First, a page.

Here's what's driving market volatility after the global stock rout

Traders work on the floor of the New York Stock Exchange on March 09, 2020.

Spencer Platt | Getty Images

Markets are set for a wild day of trading on Friday as volatility takes hold following a historic sell-off around the world.

While Thursday’s stock market was fueled by the rapid global spread of the coronavirus pandemic, and U.S. President Donald Trump’s announcement of travel restrictions from Europe, markets today are painting an inconsistent and chaotic picture.

Dow futures started in the red but reversed course during the morning to point to an opening gain of more than 700 points. The benchmark on Thursday dropped 10% to post its worst single-day loss since “Black Monday” in 1987.

European stocks jumped more than 4% at the open after the pan-European Stoxx 600 posted its worst day in history on Thursday, but proceeded to cut their gains in half within the first hour of trading before rebounding once again.

Asian shares continued to tumble across the board, but Australia’s stocks rebounded from an 8% decline to close 4.42% higher.

This move in Australian shares came after the government unveiled a $17.6 billion stimulus package as its stock index careened into bear market territory — but responses by other monetary policymakers have left markets underwhelmed.

Policy inconsistency

The week has seen a deluge of headlines on emergency monetary and fiscal policy action from central banks and governments around the world. However, the apparent lack of a coordinated global response is seemingly leaving investors scratching their heads.

Having already announced a 50 basis point cut to interest rates on March 3, the U.S. Federal Reserve on Thursday announced a plan to pump $1.5 trillion into the financial system in a bid to combat potential freezes arising from the virus.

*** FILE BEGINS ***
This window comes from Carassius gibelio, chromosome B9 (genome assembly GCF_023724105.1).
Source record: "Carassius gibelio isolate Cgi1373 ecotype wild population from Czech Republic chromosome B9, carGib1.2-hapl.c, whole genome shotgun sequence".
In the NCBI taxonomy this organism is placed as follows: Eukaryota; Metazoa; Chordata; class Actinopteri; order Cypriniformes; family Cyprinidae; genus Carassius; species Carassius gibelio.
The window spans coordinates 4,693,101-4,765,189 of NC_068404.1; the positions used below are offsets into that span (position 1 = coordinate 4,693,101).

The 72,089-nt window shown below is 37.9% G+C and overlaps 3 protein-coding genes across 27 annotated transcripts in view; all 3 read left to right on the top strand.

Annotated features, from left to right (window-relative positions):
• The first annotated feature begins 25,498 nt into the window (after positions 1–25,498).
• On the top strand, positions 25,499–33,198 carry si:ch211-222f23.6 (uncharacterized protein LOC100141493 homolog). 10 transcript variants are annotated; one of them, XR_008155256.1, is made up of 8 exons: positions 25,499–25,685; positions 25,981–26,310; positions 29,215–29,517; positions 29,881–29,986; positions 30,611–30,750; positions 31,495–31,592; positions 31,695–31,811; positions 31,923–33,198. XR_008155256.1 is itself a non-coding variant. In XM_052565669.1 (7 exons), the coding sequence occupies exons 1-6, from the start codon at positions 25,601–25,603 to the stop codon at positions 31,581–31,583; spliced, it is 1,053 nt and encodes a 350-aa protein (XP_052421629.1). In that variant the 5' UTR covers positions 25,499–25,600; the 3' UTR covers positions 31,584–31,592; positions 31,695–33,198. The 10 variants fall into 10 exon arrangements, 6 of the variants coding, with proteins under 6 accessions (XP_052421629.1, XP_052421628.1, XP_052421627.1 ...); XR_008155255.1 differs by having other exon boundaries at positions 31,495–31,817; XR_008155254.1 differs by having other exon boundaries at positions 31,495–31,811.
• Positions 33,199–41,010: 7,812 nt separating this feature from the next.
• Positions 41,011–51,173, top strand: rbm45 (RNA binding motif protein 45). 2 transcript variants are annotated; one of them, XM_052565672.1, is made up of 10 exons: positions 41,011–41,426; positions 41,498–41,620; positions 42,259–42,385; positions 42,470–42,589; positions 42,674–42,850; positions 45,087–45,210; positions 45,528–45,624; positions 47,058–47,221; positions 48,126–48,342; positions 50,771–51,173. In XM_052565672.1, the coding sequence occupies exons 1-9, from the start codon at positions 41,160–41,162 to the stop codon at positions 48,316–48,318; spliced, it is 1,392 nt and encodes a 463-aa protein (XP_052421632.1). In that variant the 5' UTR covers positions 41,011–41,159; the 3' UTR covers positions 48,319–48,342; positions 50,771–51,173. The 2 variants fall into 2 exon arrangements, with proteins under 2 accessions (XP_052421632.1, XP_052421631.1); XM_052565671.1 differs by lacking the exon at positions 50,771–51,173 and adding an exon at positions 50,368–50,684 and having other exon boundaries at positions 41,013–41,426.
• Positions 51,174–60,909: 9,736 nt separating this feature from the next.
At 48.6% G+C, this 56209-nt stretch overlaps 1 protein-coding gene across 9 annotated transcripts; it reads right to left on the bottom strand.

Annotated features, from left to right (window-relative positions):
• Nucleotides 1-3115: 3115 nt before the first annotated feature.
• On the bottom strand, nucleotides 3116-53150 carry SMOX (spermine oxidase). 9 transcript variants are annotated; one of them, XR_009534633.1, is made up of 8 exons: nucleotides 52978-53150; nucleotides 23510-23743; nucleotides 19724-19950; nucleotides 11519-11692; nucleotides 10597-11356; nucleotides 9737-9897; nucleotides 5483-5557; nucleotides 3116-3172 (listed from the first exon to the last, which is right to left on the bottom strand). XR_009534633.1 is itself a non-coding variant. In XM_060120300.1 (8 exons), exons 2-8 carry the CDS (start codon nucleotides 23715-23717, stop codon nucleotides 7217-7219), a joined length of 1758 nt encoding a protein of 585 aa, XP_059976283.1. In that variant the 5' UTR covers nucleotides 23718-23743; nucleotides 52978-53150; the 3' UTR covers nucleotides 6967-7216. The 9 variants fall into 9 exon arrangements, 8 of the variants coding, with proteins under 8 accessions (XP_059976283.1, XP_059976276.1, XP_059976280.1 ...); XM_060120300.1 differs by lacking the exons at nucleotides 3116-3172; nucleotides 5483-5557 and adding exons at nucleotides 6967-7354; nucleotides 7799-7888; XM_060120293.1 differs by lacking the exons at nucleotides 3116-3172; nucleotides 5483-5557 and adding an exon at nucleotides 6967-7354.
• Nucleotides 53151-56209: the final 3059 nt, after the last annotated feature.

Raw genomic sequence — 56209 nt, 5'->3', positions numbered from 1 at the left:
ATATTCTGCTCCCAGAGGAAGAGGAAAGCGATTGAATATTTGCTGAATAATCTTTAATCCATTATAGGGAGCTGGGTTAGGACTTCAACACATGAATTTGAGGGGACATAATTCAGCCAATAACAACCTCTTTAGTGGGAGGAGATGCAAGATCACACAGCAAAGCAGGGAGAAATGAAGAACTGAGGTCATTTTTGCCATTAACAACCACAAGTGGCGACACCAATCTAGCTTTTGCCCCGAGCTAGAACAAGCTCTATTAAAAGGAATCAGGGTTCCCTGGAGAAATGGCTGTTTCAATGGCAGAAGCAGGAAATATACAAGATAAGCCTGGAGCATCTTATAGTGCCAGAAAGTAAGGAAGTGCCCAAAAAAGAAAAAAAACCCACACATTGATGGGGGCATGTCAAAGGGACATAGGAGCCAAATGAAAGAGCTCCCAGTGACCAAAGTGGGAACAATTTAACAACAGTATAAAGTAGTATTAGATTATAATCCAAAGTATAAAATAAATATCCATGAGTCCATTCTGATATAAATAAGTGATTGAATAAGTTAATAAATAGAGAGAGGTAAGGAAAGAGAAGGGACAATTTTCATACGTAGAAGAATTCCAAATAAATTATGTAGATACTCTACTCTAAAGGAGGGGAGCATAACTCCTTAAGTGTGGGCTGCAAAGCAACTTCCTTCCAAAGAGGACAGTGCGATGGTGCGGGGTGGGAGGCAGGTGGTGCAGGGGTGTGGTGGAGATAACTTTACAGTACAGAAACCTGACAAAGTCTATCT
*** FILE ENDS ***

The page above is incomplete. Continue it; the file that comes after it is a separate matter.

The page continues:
The European Central Bank (ECB) announced a 120 billion euro ($135.28 billion) expansion to its asset purchase program, but surprised markets by opting against a widely anticipated 10 basis point interest rate cut, which sent European markets deeper into the red Thursday.

The Bank of England earlier this week announced a 50 basis point cut to interest rates, while the British government revealed a $39 billion spending package which included funds to mitigate the economic impact of the pandemic.

Violent rebound?

Another reason for Friday’s market moves could be that some investors believe they’ve bottomed out. Global investment research firm BCA Research said Friday that its equity sentiment indicators had collapsed to levels recorded before significant market rebounds, such as those which materialized in March 2009 and October 2002.

“This is not a guarantee that the market will rebound in the coming days, but it suggests that we have now seen at least three quarters of the selling pressure,” BCA Bank Credit Analyst Mathieu Savary said in a research note Friday morning, adding that the data also indicates the market could now “violently rebound on any positive news.”

Market sentiment has hit the floor because investors are so disappointed by the response of policymakers so far, he said.

“Paradoxically, this growing bear market is exactly what is needed to force action from fiscal and monetary authorities,” Savary said, adding that this increases the likelihood of large fiscal packages which provide a sharp rebound in the context of “bombed out” sentiment, though the “durability of the rebound remains tenuous.”

‘A special kind of fear’

Some are seeing the historic sell-off as an opportunity to capitalize on low stock valuations.

Jeff Henriksen, CEO of Thorpe Abbotts Capital, told CNBC on Friday that he had been buying all of this week, based on a long-term “value-oriented” approach.

Thorpe Abbots’ base case is that while the economy will take a sharp hit, the impact will be temporary unless there is a “huge credit crunch,” though Henriksen suggested that monetary and fiscal policymakers will have to do more in the coming days and weeks.

“It is a special kind of fear that is really gripping people right now, and I think it is creating dislocations in markets that we look at,” he told CNBC’s “Squawk Box Europe.”

“I never thought that we would see generational lows like we did in 2008/9, in terms of valuations, in my lifetime again, but we are starting to see that.”

While reluctant to speculate on whether the markets have bottomed out, Henriksen said there were opportunities to buy at big discounts.

“In the last week, I have seen more interesting opportunities than I have seen in a very long time,” he said.

“Investors, if they look through all this, can find some great companies at really bargain level prices.”

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